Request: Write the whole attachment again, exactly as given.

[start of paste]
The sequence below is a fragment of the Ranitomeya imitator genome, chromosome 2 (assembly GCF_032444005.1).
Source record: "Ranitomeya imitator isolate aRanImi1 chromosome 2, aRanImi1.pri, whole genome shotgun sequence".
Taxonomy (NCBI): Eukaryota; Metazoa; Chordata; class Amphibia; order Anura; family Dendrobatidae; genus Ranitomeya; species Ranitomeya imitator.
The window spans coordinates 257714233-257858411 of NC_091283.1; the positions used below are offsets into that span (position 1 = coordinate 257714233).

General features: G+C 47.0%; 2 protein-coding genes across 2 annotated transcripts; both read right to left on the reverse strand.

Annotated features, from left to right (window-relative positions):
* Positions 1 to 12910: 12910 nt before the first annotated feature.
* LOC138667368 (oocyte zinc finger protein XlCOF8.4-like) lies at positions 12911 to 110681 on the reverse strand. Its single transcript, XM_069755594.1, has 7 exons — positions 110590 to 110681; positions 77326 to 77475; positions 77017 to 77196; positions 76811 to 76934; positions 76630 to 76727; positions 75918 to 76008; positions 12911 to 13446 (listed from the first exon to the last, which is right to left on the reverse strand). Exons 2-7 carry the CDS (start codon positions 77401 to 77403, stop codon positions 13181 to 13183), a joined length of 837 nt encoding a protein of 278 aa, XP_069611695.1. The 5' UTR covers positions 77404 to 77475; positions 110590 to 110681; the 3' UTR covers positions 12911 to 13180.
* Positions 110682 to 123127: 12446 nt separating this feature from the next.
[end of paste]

The sequence below is a fragment of the Ranitomeya imitator genome, chromosome 2 (assembly GCF_032444005.1).
Source record: "Ranitomeya imitator isolate aRanImi1 chromosome 2, aRanImi1.pri, whole genome shotgun sequence".
Taxonomy (NCBI): Eukaryota; Metazoa; Chordata; class Amphibia; order Anura; family Dendrobatidae; genus Ranitomeya; species Ranitomeya imitator.
The window spans coordinates 257714233-257858411 of NC_091283.1; the positions used below are offsets into that span (position 1 = coordinate 257714233).

General features: G+C 47.0%; 2 protein-coding genes across 2 annotated transcripts; both read right to left on the reverse strand.

Annotated features, from left to right (window-relative positions):
* Positions 1 to 12910: 12910 nt before the first annotated feature.
* LOC138667368 (oocyte zinc finger protein XlCOF8.4-like) lies at positions 12911 to 110681 on the reverse strand. Its single transcript, XM_069755594.1, has 7 exons — positions 110590 to 110681; positions 77326 to 77475; positions 77017 to 77196; positions 76811 to 76934; positions 76630 to 76727; positions 75918 to 76008; positions 12911 to 13446 (listed from the first exon to the last, which is right to left on the reverse strand). Exons 2-7 carry the CDS (start codon positions 77401 to 77403, stop codon positions 13181 to 13183), a joined length of 837 nt encoding a protein of 278 aa, XP_069611695.1. The 5' UTR covers positions 77404 to 77475; positions 110590 to 110681; the 3' UTR covers positions 12911 to 13180.
* Positions 110682 to 123127: 12446 nt separating this feature from the next.